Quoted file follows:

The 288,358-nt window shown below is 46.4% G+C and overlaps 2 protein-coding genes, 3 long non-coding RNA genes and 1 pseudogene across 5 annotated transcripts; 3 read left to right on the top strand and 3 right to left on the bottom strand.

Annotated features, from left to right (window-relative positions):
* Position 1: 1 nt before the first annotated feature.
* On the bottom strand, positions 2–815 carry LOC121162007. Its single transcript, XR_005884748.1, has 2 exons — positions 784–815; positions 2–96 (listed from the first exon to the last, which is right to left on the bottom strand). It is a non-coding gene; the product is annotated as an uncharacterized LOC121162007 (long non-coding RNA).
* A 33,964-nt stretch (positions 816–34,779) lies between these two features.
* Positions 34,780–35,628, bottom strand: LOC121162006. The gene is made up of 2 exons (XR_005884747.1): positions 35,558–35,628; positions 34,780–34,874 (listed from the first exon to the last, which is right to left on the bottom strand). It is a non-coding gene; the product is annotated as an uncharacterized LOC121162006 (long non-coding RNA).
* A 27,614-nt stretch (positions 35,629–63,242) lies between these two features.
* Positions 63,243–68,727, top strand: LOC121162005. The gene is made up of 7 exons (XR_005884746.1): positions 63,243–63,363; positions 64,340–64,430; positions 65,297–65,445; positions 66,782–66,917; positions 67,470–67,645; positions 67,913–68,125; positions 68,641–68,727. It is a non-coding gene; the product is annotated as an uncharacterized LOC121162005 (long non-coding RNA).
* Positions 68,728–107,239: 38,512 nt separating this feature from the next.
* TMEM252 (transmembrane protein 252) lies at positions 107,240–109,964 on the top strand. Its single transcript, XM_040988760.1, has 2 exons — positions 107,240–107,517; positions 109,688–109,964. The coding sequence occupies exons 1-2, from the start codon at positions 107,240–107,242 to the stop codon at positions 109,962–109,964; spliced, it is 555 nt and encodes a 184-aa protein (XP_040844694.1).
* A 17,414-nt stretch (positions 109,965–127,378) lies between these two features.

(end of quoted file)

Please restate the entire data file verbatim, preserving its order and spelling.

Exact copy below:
The 288,358-nt window shown below is 46.4% G+C and overlaps 2 protein-coding genes, 3 long non-coding RNA genes and 1 pseudogene across 5 annotated transcripts; 3 read left to right on the top strand and 3 right to left on the bottom strand.

Annotated features, from left to right (window-relative positions):
* Position 1: 1 nt before the first annotated feature.
* On the bottom strand, positions 2–815 carry LOC121162007. Its single transcript, XR_005884748.1, has 2 exons — positions 784–815; positions 2–96 (listed from the first exon to the last, which is right to left on the bottom strand). It is a non-coding gene; the product is annotated as an uncharacterized LOC121162007 (long non-coding RNA).
* A 33,964-nt stretch (positions 816–34,779) lies between these two features.
* Positions 34,780–35,628, bottom strand: LOC121162006. The gene is made up of 2 exons (XR_005884747.1): positions 35,558–35,628; positions 34,780–34,874 (listed from the first exon to the last, which is right to left on the bottom strand). It is a non-coding gene; the product is annotated as an uncharacterized LOC121162006 (long non-coding RNA).
* A 27,614-nt stretch (positions 35,629–63,242) lies between these two features.
* Positions 63,243–68,727, top strand: LOC121162005. The gene is made up of 7 exons (XR_005884746.1): positions 63,243–63,363; positions 64,340–64,430; positions 65,297–65,445; positions 66,782–66,917; positions 67,470–67,645; positions 67,913–68,125; positions 68,641–68,727. It is a non-coding gene; the product is annotated as an uncharacterized LOC121162005 (long non-coding RNA).
* Positions 68,728–107,239: 38,512 nt separating this feature from the next.
* TMEM252 (transmembrane protein 252) lies at positions 107,240–109,964 on the top strand. Its single transcript, XM_040988760.1, has 2 exons — positions 107,240–107,517; positions 109,688–109,964. The coding sequence occupies exons 1-2, from the start codon at positions 107,240–107,242 to the stop codon at positions 109,962–109,964; spliced, it is 555 nt and encodes a 184-aa protein (XP_040844694.1).
* A 17,414-nt stretch (positions 109,965–127,378) lies between these two features.